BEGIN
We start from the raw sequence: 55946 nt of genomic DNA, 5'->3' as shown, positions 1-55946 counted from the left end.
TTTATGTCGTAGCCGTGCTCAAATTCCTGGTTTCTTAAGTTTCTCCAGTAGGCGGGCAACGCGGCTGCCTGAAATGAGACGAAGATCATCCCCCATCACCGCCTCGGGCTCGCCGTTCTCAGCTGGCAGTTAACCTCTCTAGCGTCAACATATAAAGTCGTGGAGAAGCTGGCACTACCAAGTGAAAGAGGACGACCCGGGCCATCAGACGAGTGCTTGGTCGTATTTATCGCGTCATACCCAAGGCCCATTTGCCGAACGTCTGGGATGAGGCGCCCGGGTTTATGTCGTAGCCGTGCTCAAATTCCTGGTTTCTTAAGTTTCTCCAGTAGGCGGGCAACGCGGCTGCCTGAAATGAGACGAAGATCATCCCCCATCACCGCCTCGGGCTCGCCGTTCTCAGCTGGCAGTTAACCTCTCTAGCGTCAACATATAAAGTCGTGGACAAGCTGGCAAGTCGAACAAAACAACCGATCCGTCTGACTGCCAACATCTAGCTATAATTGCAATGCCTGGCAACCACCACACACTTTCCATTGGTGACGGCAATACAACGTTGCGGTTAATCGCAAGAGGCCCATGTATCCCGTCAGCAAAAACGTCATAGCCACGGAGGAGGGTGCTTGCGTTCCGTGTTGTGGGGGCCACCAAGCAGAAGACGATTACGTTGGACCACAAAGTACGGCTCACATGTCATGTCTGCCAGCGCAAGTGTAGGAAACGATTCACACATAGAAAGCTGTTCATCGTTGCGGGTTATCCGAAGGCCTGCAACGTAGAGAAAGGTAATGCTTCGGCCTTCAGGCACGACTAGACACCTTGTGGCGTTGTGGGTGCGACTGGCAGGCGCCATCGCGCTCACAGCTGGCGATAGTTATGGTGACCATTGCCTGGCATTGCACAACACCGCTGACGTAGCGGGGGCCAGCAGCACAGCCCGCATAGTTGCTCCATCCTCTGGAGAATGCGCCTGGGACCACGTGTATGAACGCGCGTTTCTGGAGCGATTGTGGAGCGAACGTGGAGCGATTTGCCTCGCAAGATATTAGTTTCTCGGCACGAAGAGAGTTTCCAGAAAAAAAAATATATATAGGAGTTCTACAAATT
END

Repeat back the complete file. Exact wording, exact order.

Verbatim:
We start from the raw sequence: 55946 nt of genomic DNA, 5'->3' as shown, positions 1-55946 counted from the left end.
TTTATGTCGTAGCCGTGCTCAAATTCCTGGTTTCTTAAGTTTCTCCAGTAGGCGGGCAACGCGGCTGCCTGAAATGAGACGAAGATCATCCCCCATCACCGCCTCGGGCTCGCCGTTCTCAGCTGGCAGTTAACCTCTCTAGCGTCAACATATAAAGTCGTGGAGAAGCTGGCACTACCAAGTGAAAGAGGACGACCCGGGCCATCAGACGAGTGCTTGGTCGTATTTATCGCGTCATACCCAAGGCCCATTTGCCGAACGTCTGGGATGAGGCGCCCGGGTTTATGTCGTAGCCGTGCTCAAATTCCTGGTTTCTTAAGTTTCTCCAGTAGGCGGGCAACGCGGCTGCCTGAAATGAGACGAAGATCATCCCCCATCACCGCCTCGGGCTCGCCGTTCTCAGCTGGCAGTTAACCTCTCTAGCGTCAACATATAAAGTCGTGGACAAGCTGGCAAGTCGAACAAAACAACCGATCCGTCTGACTGCCAACATCTAGCTATAATTGCAATGCCTGGCAACCACCACACACTTTCCATTGGTGACGGCAATACAACGTTGCGGTTAATCGCAAGAGGCCCATGTATCCCGTCAGCAAAAACGTCATAGCCACGGAGGAGGGTGCTTGCGTTCCGTGTTGTGGGGGCCACCAAGCAGAAGACGATTACGTTGGACCACAAAGTACGGCTCACATGTCATGTCTGCCAGCGCAAGTGTAGGAAACGATTCACACATAGAAAGCTGTTCATCGTTGCGGGTTATCCGAAGGCCTGCAACGTAGAGAAAGGTAATGCTTCGGCCTTCAGGCACGACTAGACACCTTGTGGCGTTGTGGGTGCGACTGGCAGGCGCCATCGCGCTCACAGCTGGCGATAGTTATGGTGACCATTGCCTGGCATTGCACAACACCGCTGACGTAGCGGGGGCCAGCAGCACAGCCCGCATAGTTGCTCCATCCTCTGGAGAATGCGCCTGGGACCACGTGTATGAACGCGCGTTTCTGGAGCGATTGTGGAGCGAACGTGGAGCGATTTGCCTCGCAAGATATTAGTTTCTCGGCACGAAGAGAGTTTCCAGAAAAAAAAATATATATAGGAGTTCTACAAATT